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Can Your IT Help Desk Learn From Its Mistakes?

Can Your IT Help Desk Learn From Its Mistakes?

How solution discovery and rediscovery are both critical components to a successful and efficient IT help desk.

I’m sure you’ve experienced from time to time the need to remember how to do something you haven’t done in a couple weeks or, say, a year ago. Maybe it is remembering how to use a piece of software. Or maybe how to merge two versions of the same document.

Whatever the task may be, our memories fail to retain a complete picture of how to perform tasks that we infrequently perform.

And guess what? The same goes for your IT help desk.

If technicians haven’t worked a problem for a while—be it a week or a few months—they aren’t likely to recall the complete steps to fixing it. That’s why I want to talk about why it’s so important to implement processes outlining solution discovery and rediscovery within your IT support desk. Today, I want to explain the difference between discovery and rediscovery and hopefully convince you that your help desk needs well-defined processes for both. Having a solution-driven help desk is critical to running a successful organization. Your organization needs a help desk where users get quick resolutions to enable them to get their work.

I don’t want to be that broken record, but the key to both solution discovery and rediscovery is in fact, having well-documented processes to deal with technical issues that pop up. Assuming you have a process directing your technical team to resolving issues, your help desk should be well-positioned to resolve user issues quickly and efficiently.

So, what are solution discovery and rediscovery?

Solution Discovery—When your tech team has never experienced an issue before, they will need to investigate it. Understand the root cause of the symptoms you or one of your users is experiencing. You can think of this process as quite similar to getting a doctor’s examination when you are feeling ill. You describe what feeling ill means at this moment—sore throat, runny nose, tiredness—and the doctor looks at possible reasons for those symptoms.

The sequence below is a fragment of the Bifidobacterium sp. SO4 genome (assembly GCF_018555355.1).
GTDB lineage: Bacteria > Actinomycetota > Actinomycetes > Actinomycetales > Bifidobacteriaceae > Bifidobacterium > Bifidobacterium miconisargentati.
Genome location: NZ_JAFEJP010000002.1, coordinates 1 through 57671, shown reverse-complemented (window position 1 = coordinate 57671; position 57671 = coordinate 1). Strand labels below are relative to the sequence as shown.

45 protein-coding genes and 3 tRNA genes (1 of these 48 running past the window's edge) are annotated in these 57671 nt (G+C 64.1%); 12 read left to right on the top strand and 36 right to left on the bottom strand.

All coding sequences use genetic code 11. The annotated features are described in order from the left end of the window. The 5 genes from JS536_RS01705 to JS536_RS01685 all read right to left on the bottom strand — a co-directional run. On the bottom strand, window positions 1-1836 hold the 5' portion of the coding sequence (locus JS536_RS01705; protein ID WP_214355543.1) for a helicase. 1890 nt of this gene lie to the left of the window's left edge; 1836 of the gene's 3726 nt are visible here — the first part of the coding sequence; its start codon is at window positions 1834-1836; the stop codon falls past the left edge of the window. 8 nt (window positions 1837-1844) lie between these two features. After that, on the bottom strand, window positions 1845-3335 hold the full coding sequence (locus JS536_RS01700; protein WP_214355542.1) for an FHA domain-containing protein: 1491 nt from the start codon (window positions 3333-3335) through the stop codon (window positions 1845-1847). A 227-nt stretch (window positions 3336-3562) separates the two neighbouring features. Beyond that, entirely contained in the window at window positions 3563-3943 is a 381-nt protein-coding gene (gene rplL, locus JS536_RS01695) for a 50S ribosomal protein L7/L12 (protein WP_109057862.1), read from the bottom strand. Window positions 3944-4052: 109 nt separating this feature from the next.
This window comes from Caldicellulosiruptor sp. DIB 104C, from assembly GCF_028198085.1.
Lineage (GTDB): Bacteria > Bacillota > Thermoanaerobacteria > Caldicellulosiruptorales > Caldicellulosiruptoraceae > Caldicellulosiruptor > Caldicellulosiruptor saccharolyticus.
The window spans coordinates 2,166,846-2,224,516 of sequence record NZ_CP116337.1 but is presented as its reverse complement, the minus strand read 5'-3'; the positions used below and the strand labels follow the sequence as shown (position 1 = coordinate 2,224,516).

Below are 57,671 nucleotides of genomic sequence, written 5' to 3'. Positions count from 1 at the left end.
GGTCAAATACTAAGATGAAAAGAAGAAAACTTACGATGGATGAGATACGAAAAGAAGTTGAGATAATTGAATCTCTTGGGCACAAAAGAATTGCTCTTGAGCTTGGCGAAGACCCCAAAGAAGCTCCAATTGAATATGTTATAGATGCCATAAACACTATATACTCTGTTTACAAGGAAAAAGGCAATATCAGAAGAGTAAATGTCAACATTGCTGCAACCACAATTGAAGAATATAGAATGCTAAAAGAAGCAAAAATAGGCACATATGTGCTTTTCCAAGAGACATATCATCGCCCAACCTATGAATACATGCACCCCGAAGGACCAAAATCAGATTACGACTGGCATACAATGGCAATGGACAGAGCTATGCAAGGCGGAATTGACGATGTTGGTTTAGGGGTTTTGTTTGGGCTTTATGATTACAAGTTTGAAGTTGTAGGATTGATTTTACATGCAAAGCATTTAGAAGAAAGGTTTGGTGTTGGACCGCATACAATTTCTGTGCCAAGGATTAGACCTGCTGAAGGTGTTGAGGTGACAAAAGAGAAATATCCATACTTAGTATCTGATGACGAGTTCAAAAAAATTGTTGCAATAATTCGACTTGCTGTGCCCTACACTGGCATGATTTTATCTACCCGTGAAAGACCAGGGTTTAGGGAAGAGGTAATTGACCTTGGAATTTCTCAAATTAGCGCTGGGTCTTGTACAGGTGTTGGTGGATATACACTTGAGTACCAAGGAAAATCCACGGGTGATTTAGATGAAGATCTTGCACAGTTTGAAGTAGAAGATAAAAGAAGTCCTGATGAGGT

Your IT help desk looks for specific symptoms to narrow down possible reasons for a problem (just like there may be multiple causes of a sore throat, there are also a LOT of reasons for a slow computer). Your IT support technician likely goes through a checklist or battery of questions to evaluate how symptoms relate to root problems. This may require research—discussion with vendors, web searches and forums of other people experiencing similar problems, evaluate documentation of specific software or hardware affected—to ultimately solve the problem.

Similar to your help desk, when a doctor isn’t familiar with your rash or combination of symptoms, he or she investigates medical books and journals to identify a likely cause and figure out a recommended treatment regime or consult with an expert in that particular area of medicine.

When your help desk technician finds the solution, he or she likely documents how they came to the solution, who they talked with (inside or outside of your IT department) and steps on how to fix the issue. All of this should be documented within the ticket, but also documented in a way that in the event the same symptoms came up again for this user or another, your IT support would be able to quickly fix the problem next time.

Solution Rediscovery—Likely, your help desk team has experience working a variety of issues. But the problem is it’s hard to remember how to fix everything. Just as a doctor has notes on your health and what prior treatments and remedies worked in curing you in the past, your help desk should have a well-curated set of documentation to resolve computer issues that may come up again.

Instead of spending a sizable (hours or even days) figuring out how to resolve your issue, they should have a solution within reach. Since the majority of your user issues are not unique or unseen, the majority of your issues should be resolved relatively quickly (usually within the first phone call!), because they already have the information they needed documented. They need to simply search on a few keywords (say computer symptoms) to find the right solution. Here, your IT team is rediscovering how to solve an issue rather than re-inventing the wheel over and over again.

A good help desk uses documentation to their benefit—both in meticulous note-taking (how a previously unseen problem is resolved) and in documenting how often a solution worked in fixing an issue, or even updating steps to resolve an issue if they aren’t crystal clear. When your IT support team updates or provides feedback on specific resolution documentation, they are helping your team use the best and up-to-date documentation to resolve your users’ issues.

My question to you: Does your help desk take a solution-driven approach to solving your users’ issues? Does it quickly rediscover solution paths from meticulous documentation? Or do your help desk technicians keep re-inventing the wheel by discovering the same solution over and over again? If you aren’t sure how your help desk is operating, maybe it’s time to reassess how it is run. Contact Us TODAY for a FREE help desk health assessment today.

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